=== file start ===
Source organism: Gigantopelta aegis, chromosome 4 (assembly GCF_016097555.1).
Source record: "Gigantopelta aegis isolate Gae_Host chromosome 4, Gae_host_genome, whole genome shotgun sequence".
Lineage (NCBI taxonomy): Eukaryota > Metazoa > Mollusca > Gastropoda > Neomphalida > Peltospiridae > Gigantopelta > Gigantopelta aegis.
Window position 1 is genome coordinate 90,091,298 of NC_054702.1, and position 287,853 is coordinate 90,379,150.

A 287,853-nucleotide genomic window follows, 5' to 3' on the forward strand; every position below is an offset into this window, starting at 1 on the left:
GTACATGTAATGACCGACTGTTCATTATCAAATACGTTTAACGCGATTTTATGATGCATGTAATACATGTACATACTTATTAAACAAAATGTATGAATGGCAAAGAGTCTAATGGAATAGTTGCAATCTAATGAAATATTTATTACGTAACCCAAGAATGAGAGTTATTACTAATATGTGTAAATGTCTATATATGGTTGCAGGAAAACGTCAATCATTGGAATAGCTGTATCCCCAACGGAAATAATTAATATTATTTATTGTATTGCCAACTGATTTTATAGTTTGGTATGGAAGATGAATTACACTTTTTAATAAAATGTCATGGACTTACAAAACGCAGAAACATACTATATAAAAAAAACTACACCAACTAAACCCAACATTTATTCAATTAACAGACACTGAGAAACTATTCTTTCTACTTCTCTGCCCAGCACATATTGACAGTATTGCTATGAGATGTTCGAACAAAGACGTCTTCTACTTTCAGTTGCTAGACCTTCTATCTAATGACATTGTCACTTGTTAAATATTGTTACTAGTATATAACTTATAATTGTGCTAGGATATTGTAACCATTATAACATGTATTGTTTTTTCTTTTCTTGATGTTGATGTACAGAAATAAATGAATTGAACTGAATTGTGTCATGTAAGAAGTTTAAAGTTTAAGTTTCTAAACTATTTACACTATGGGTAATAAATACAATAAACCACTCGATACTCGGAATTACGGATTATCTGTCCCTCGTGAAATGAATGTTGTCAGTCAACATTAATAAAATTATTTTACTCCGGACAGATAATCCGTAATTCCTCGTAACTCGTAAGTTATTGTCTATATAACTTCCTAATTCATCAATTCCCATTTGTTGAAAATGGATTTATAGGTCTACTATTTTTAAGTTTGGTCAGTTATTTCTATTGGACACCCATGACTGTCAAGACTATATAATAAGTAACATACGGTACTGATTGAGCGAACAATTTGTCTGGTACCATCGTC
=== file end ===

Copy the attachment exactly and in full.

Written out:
Source organism: Gigantopelta aegis, chromosome 4 (assembly GCF_016097555.1).
Source record: "Gigantopelta aegis isolate Gae_Host chromosome 4, Gae_host_genome, whole genome shotgun sequence".
Lineage (NCBI taxonomy): Eukaryota > Metazoa > Mollusca > Gastropoda > Neomphalida > Peltospiridae > Gigantopelta > Gigantopelta aegis.
Window position 1 is genome coordinate 90,091,298 of NC_054702.1, and position 287,853 is coordinate 90,379,150.

A 287,853-nucleotide genomic window follows, 5' to 3' on the forward strand; every position below is an offset into this window, starting at 1 on the left:
GTACATGTAATGACCGACTGTTCATTATCAAATACGTTTAACGCGATTTTATGATGCATGTAATACATGTACATACTTATTAAACAAAATGTATGAATGGCAAAGAGTCTAATGGAATAGTTGCAATCTAATGAAATATTTATTACGTAACCCAAGAATGAGAGTTATTACTAATATGTGTAAATGTCTATATATGGTTGCAGGAAAACGTCAATCATTGGAATAGCTGTATCCCCAACGGAAATAATTAATATTATTTATTGTATTGCCAACTGATTTTATAGTTTGGTATGGAAGATGAATTACACTTTTTAATAAAATGTCATGGACTTACAAAACGCAGAAACATACTATATAAAAAAAACTACACCAACTAAACCCAACATTTATTCAATTAACAGACACTGAGAAACTATTCTTTCTACTTCTCTGCCCAGCACATATTGACAGTATTGCTATGAGATGTTCGAACAAAGACGTCTTCTACTTTCAGTTGCTAGACCTTCTATCTAATGACATTGTCACTTGTTAAATATTGTTACTAGTATATAACTTATAATTGTGCTAGGATATTGTAACCATTATAACATGTATTGTTTTTTCTTTTCTTGATGTTGATGTACAGAAATAAATGAATTGAACTGAATTGTGTCATGTAAGAAGTTTAAAGTTTAAGTTTCTAAACTATTTACACTATGGGTAATAAATACAATAAACCACTCGATACTCGGAATTACGGATTATCTGTCCCTCGTGAAATGAATGTTGTCAGTCAACATTAATAAAATTATTTTACTCCGGACAGATAATCCGTAATTCCTCGTAACTCGTAAGTTATTGTCTATATAACTTCCTAATTCATCAATTCCCATTTGTTGAAAATGGATTTATAGGTCTACTATTTTTAAGTTTGGTCAGTTATTTCTATTGGACACCCATGACTGTCAAGACTATATAATAAGTAACATACGGTACTGATTGAGCGAACAATTTGTCTGGTACCATCGTC